A GP was called to attend a diabetic patient at home. Mr T had for the past 24 hours been suffering from frequency of micturition and in the previous night had developed nausea and vomiting. His blood sugar was high.
The GP examined the patient’s abdomen and asked for a urine sample. He examined the specimen visually and suspected Mr T had a urinary infection. He prescribed a short course of trimethoprim and returned to the surgery where he arranged to have the sample sent off to the laboratory.
In Mr T’s records was a note of pre-existing conditions including ankylosing spondylitis and ongoing treatment for that condition with the drug methotrexate. Treatment with trimethoprim is a known contraindication in patients on methotrexate as it can lead to acute bone marrow suppression.
Mr T took the prescription for two days but his condition grew worse with further nausea. His wife then received a phone call from the GP to say that the lab results indicated that trimethoprim was not the correct antibiotic for the type of infection. He issued a new prescription for cephalexin.
Mr T’s condition did not improve and he was eventually taken by ambulance to hospital. He was catherised and passed blood-stained urine. He required a central line and eventually because of deteriorating renal function renal dialysis. His condition continued to deteriorate and in time Mr T ended up in the ITU sedated and on a ventilator. He developed septicaemia and it was thought that this may have been due to immunosuppression caused by an adverse interaction between methotrexate and trimethoprim.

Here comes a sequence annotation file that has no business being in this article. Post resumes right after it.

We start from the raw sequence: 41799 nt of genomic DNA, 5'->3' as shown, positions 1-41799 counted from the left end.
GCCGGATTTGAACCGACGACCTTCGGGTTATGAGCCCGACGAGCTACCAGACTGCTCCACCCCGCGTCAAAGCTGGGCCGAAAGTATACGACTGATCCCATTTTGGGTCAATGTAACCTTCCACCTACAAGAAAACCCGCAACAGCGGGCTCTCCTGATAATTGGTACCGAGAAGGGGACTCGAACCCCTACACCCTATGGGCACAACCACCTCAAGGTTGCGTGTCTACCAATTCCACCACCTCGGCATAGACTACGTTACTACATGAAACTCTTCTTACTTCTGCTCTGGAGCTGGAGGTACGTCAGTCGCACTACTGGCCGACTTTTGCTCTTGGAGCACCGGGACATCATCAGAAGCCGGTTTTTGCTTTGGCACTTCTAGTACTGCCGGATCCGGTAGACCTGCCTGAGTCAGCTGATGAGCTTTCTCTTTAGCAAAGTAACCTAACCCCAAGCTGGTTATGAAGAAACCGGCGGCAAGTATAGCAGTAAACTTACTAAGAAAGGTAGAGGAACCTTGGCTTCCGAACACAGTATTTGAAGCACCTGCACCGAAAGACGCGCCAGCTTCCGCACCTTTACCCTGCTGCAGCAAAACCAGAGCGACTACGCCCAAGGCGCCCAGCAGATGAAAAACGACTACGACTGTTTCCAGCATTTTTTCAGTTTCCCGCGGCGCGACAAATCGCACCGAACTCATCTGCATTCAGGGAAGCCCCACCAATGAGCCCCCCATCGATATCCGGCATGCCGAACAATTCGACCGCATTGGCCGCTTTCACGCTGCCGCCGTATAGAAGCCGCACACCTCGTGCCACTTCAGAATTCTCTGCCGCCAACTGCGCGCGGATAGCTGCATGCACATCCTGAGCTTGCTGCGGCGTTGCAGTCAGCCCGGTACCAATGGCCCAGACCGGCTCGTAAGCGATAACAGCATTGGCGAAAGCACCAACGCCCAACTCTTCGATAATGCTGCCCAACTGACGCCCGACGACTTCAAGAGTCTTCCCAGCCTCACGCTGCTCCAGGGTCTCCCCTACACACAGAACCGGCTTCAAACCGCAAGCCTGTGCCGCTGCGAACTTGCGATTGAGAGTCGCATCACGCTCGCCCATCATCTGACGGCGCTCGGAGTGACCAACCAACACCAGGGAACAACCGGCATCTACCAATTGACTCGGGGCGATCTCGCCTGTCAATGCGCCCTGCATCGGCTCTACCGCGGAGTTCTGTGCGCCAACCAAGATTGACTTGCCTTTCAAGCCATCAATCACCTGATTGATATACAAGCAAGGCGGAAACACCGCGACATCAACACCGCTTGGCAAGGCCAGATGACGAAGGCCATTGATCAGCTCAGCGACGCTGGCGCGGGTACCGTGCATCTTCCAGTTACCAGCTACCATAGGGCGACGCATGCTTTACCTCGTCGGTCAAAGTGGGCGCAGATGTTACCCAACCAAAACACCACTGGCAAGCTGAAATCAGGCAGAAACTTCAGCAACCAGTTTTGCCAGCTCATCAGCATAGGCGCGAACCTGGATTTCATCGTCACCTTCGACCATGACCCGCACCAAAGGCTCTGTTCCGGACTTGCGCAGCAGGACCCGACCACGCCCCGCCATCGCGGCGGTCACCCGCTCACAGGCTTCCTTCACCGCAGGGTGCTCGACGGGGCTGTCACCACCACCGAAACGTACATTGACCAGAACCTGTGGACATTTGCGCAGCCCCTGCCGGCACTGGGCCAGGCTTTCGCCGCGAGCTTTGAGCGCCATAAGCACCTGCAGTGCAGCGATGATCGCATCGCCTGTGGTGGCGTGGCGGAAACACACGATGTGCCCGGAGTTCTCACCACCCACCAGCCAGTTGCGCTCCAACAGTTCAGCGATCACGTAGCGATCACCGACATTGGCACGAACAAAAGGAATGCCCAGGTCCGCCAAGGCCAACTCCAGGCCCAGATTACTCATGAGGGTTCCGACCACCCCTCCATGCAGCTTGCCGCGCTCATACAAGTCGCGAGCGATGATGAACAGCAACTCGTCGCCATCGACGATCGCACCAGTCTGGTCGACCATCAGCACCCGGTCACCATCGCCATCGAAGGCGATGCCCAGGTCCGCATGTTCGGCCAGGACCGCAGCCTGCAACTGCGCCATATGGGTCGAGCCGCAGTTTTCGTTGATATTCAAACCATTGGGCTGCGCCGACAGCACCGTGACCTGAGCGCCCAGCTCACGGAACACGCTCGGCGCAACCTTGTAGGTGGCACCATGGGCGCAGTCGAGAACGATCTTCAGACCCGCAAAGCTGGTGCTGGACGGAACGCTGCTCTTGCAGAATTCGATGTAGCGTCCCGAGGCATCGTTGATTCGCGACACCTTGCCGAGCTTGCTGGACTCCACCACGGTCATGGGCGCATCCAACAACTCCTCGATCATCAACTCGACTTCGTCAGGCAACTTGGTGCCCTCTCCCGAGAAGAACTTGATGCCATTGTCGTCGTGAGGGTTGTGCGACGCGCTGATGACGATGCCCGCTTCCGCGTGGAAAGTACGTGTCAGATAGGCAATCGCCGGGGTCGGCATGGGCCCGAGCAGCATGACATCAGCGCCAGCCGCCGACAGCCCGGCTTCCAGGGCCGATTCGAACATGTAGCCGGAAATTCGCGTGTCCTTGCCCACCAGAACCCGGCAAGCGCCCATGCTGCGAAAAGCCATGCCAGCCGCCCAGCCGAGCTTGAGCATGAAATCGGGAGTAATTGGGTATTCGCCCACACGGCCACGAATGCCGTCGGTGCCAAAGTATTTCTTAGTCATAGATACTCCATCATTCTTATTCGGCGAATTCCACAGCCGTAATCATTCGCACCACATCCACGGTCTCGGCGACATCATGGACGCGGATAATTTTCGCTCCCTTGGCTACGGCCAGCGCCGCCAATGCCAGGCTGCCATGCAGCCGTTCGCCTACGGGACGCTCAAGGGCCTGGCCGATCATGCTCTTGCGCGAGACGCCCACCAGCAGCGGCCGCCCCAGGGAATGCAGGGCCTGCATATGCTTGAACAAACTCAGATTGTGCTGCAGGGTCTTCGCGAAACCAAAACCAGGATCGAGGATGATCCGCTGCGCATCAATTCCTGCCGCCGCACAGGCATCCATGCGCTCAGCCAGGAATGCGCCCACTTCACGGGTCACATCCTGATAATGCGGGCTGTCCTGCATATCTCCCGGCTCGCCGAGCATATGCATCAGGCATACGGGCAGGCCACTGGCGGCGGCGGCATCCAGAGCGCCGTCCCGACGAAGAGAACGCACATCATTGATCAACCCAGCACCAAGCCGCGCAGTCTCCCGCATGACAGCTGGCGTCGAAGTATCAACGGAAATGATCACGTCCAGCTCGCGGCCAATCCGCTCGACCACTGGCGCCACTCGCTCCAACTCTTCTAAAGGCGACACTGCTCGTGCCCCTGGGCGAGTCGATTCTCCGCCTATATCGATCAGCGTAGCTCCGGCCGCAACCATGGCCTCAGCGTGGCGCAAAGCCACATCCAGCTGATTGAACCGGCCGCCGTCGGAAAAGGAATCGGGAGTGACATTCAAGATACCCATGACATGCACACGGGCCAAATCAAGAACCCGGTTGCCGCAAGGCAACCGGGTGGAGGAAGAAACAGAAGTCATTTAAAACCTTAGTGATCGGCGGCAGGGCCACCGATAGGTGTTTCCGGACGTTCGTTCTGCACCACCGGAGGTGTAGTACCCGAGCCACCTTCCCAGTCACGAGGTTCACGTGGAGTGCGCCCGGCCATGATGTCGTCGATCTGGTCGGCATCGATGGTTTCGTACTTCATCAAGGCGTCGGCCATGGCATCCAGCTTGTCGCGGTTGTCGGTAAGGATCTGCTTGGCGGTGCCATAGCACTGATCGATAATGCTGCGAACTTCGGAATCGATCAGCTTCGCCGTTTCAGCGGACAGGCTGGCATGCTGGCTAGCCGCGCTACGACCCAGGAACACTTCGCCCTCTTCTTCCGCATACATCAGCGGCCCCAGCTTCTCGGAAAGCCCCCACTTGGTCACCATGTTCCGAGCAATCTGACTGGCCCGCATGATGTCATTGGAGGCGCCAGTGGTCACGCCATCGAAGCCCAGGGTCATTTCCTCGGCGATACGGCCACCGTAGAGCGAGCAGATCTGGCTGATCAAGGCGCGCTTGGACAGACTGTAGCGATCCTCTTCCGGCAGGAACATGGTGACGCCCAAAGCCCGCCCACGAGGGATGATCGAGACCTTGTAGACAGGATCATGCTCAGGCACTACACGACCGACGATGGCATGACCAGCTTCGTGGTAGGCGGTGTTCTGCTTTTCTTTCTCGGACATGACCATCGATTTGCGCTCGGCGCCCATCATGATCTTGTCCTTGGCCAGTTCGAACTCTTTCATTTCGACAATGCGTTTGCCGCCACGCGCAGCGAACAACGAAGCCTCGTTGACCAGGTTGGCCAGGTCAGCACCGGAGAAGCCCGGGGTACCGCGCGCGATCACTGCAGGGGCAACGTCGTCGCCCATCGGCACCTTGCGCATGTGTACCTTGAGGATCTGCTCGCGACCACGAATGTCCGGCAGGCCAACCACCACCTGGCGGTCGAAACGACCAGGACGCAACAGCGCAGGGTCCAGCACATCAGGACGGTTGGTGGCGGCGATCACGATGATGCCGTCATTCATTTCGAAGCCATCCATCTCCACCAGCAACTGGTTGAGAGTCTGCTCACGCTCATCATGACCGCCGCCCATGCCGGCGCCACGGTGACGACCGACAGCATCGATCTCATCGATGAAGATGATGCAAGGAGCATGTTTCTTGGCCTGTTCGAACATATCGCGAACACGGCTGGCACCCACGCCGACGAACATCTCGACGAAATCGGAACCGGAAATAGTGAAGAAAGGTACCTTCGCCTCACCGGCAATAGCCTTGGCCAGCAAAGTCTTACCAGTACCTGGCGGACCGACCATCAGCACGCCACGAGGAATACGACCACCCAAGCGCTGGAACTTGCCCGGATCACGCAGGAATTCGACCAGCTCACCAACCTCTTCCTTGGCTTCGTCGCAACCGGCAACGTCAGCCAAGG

Mr T eventually recovered but continued to suffer subsequent health problems. Later solicitors acting on his behalf began legal proceedings alleging clinical negligence.
Analysis and outcome
An expert opinion on the case was solicited by the MDDUS. He advised that methotrexate is an immunosuppressive drug that is eliminated largely by the kidneys. In renal impairment the drug can build up to toxic levels causing neutropenia. In examining the patient notes on admission to hospital the expert found that Mr T was suffering from marked neutropenia not present in earlier blood tests. He advised that it was very unlikely that much trimethoprim would have been taken and absorbed in the 48 hour period it was administered, especially if the patient had been vomiting. Nor did he believe it likely that such a limited dose of trimethoprim would play a significant role in the development of neutropenia.
In the end the MDDUS acknowledged there had been a breach of duty in prescribing trimethoprim in the presence of methotrexate but denied that the error had contributed in any significant degree to Mr T’s illness.
A few months later the case against the GP was abandoned.
- Consider potential contraindications in all prescribed drugs.
- A medical error in itself does not amount to negligence; there must also be a causative link, i.e. it resulted in harm.
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